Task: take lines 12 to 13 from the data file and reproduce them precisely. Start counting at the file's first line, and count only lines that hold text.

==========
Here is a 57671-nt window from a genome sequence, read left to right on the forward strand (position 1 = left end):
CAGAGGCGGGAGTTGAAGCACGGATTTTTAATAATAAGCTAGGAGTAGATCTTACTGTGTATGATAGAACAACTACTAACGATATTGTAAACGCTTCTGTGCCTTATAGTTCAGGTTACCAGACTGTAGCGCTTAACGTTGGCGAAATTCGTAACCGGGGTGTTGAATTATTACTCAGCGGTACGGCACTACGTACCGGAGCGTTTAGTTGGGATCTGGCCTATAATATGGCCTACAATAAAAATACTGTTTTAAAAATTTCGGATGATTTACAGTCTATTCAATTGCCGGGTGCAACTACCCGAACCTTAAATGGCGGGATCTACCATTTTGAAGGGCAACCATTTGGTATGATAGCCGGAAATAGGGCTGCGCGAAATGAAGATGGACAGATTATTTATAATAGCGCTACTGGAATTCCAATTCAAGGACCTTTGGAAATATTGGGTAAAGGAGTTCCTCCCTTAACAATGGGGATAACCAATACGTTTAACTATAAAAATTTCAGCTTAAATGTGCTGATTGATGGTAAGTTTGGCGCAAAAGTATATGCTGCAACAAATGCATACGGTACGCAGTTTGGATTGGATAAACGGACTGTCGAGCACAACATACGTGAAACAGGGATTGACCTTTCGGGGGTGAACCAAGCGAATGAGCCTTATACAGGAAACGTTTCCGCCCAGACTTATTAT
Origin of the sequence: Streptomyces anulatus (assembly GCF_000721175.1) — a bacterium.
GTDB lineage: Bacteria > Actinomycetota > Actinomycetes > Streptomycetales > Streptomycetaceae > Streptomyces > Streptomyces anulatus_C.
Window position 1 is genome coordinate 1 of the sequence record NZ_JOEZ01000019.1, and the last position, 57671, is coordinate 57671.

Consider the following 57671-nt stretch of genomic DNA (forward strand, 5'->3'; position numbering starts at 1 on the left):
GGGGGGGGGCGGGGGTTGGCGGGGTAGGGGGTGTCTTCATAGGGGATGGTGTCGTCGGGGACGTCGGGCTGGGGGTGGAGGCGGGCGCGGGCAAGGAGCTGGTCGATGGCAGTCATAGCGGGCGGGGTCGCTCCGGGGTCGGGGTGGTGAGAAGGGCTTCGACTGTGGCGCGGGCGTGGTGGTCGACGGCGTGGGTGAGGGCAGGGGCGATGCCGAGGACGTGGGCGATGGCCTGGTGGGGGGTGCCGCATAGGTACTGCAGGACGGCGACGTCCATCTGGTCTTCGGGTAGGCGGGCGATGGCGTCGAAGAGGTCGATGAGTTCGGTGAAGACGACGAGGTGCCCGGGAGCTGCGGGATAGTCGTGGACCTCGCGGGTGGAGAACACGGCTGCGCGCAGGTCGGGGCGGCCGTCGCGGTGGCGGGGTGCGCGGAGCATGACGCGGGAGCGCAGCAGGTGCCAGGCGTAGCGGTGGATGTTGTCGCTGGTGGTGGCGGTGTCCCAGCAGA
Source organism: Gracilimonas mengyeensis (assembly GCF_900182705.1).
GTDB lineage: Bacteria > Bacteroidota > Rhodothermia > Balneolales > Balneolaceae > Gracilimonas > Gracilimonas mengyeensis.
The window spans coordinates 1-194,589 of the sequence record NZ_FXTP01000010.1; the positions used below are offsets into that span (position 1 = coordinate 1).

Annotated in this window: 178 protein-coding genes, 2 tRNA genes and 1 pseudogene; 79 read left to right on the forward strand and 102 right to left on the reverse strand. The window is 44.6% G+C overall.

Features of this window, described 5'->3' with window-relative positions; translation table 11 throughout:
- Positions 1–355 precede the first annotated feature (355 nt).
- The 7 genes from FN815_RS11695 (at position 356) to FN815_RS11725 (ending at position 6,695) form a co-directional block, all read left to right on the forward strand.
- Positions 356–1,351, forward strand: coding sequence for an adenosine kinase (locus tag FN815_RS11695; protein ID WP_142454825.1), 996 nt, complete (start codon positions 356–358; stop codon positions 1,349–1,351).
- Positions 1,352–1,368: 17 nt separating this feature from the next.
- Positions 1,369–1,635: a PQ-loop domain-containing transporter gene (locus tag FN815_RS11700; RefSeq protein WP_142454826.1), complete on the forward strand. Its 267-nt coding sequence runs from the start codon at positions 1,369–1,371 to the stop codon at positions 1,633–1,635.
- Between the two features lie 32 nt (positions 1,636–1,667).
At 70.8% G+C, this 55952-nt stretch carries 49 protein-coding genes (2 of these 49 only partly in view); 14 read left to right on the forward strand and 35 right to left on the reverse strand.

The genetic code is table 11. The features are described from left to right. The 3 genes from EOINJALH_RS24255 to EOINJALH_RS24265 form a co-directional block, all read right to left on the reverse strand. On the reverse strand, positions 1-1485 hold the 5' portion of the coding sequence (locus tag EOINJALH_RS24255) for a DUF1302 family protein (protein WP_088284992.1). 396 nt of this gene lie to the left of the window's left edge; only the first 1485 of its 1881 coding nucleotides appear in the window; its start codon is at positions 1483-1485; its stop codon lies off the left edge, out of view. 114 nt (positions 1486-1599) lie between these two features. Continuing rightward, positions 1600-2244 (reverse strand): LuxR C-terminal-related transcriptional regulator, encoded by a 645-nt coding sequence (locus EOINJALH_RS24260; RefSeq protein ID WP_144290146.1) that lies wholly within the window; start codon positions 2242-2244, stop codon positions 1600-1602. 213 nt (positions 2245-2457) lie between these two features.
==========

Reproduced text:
Features of this window, described 5'->3' with window-relative positions; translation table 11 throughout:
- Positions 1–355 precede the first annotated feature (355 nt).